Karel Holomek: Do Roma fall into poverty from the same causes and in the same way as everyone else?
In the Czech Government's regular annual report on the state of the Romani minority, the most essential message is that as many as 115 000 people today are living in impoverished ghettos and that this number, compared to 2006, has almost doubled from the 60 000 people so afflicted then, and that currently there are as many as 600 such ghettos (excluded localities) compared to an estimated 300 then. It is also casually mentioned, along with this number, that most of these people are Romani, because, after all, this is a report on the status of the Romani minority, not just a report on the state of poverty in general.
These figures are the result of a report by a team of researchers who visited the sites identified and examined the requested data, characterizing exclusion as a state involving poor housing, low social status, high indebtedness, high unemployment, high dependency on social benefits and housing allowances, and many other detailed pieces of information. The public, of course, knows nothing of those details.
Answer to a basic question lacking
We believe there is no doubt that the research team has done extensive work and dealt with its assignment using the given definition of excluded localities. The wording of this definition is not well-known to the public.
There is nothing left for us to do, therefore, but be satisfied with the map that indicates where these excluded localities are. In fact, however, there is nothing new under the sun, and this report just confirms what we all know generally, namely, that the situation of the Roma is bad and that over the last eight years it has almost doubled its deterioration.
Nobody much wants to get into precise numbers. Exact figures are to be given to us by the researchers' report, which has its limitations.
Are these numbers we should know, though, and do they correspond more precisely to what is now irritating us all? The report is quite alarming for everyone.
The report speaks of the extent and state of poverty and suggests that the Roma are playing the primary role in it. However, it is as if the report is afraid to answer the fundamental question at stake, namely: Are Roma falling into poverty from the same causes and in the same way as everyone else, or are there yet other reasons for this in their case?
Years of statistical data on what percentage of the majority society holds a negative attitude towards Romani people do provide an answer to that question. This number has stabilized over the past year to 80 % of the society holding such an attitude.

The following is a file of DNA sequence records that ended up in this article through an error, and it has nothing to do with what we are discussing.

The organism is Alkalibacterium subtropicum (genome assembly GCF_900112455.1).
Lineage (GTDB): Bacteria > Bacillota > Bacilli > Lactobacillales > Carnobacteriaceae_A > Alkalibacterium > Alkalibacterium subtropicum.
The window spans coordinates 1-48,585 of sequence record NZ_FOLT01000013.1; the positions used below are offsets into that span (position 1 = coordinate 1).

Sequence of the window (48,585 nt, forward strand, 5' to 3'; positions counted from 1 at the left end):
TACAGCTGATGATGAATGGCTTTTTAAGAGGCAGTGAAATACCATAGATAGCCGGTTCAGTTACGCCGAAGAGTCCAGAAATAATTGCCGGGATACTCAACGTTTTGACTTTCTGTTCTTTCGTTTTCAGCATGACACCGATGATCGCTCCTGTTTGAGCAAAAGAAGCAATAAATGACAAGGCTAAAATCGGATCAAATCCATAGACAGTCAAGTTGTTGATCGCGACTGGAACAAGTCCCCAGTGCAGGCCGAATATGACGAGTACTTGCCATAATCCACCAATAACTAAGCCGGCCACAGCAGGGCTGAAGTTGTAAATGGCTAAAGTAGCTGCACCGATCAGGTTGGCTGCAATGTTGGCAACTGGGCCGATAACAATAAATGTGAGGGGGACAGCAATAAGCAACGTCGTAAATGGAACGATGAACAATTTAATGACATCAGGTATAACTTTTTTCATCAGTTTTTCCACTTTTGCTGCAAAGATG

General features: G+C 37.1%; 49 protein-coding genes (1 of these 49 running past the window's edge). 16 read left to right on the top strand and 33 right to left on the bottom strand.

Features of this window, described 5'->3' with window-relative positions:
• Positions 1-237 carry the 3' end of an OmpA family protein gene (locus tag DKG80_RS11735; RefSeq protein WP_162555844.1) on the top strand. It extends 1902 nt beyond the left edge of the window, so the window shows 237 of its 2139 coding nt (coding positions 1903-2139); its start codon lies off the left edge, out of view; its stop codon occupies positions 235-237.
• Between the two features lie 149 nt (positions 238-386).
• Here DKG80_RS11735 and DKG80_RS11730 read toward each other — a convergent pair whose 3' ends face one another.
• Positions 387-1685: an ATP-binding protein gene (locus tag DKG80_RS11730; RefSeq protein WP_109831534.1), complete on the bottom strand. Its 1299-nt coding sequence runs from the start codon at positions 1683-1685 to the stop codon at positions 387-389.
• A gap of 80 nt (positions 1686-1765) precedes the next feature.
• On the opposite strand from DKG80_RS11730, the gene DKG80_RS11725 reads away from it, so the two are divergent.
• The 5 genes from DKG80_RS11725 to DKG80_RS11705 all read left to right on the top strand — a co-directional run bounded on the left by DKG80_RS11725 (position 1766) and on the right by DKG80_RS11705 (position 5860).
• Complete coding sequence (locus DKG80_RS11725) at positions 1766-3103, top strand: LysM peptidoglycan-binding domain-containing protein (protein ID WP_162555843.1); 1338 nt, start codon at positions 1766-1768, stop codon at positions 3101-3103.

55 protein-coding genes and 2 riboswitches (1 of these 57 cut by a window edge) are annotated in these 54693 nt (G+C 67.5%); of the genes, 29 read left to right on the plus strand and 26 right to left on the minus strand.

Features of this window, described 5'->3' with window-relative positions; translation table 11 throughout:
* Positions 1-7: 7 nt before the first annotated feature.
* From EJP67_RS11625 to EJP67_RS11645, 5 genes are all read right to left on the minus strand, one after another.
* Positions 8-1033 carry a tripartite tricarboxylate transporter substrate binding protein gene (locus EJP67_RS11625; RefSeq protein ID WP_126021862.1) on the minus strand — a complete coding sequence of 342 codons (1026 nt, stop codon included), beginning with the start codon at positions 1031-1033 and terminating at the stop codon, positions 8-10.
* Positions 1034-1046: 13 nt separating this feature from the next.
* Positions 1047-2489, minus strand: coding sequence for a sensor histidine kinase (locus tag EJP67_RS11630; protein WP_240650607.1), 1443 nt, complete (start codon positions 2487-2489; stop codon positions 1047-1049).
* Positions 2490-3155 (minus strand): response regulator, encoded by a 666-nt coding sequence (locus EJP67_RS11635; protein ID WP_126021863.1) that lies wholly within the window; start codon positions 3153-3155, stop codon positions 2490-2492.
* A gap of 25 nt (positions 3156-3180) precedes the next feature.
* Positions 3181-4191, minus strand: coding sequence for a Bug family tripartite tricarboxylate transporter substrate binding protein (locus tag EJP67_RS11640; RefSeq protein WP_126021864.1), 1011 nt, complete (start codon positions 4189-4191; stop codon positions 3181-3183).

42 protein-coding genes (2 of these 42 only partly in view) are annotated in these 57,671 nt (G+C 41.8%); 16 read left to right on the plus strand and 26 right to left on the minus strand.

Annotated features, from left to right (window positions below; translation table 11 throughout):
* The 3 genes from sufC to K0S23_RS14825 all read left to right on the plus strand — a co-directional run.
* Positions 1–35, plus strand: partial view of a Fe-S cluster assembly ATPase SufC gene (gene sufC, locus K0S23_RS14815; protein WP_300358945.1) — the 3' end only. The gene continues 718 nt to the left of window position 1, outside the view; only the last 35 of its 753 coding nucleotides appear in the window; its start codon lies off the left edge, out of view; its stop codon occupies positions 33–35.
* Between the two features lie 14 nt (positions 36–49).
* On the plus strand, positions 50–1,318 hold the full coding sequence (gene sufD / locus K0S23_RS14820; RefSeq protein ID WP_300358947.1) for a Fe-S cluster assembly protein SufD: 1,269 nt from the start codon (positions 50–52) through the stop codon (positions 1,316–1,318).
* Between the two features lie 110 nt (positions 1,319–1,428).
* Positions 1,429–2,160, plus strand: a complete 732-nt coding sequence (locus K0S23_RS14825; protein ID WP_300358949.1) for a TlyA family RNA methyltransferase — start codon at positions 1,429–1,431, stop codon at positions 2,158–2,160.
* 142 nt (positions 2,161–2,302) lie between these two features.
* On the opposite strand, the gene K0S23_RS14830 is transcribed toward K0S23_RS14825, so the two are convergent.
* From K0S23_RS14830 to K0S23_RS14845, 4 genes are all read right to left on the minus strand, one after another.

Again, however, this information is usually accompanied by the derogatory addendum that it is Romani people who account for most of the "inadaptables" in this society. Once more we are being given just ballpark numbers, inaccurate rumors, and unacceptable generalizations.
The Government's report thus avoids answering that fundamental question. However, there is no reason for it to doubt that the Roma do find themselves trapped in poverty especially for reasons of their ethnicity, because allegedly it is their ethnic characteristics that do not facilitate their following the rules of the game.
The report says the Roma just have a different culture - they are said to have not yet completely integrated. So on and so forth, around and around - and it's all basically nonsense.
How many "inadaptable" Romani people are there?
I believe, therefore, that the Government's assignment for research into the status of the Roma minority was overly broad and has only given us information that, although it is good and useful in many ways, is not the information we need to finally give the public data about the actual number of Roma involved in poverty, and from that data, information about those whom it would be appropriate to categorize as "inadaptable", i.e., those who do not respect the rules of the game. This means we should identify that group of Roma who have ended up in a passive position, dependent on social benefits, and without any civic engagement.
Of the overall number of Roma in this country, do such people number only 30 000, or 50 000, or is this a figure approaching 115 000? We do not know.
We do not know who the people are to whom we should pay the most attention. In truth, we basically don't know how many Roma even live in this country and how we might categorize them according to these aspects of living in excluded localities and other aspects of their social status.
In other words, not every impoverished Romani person is necessarily one who fails to comply with the rules of the game, not everyone living in an excluded locality is necessarily Romani, and not every impoverished person is necessarily Romani. Those are the numbers that we badly need.
This report does not give us an answer for those numbers. The assignment it meets was a different one.
We rightly expect this Government report to gave us a clear answer to such questions. Producing it always costs a lot of money, so it should be employed in the right direction.
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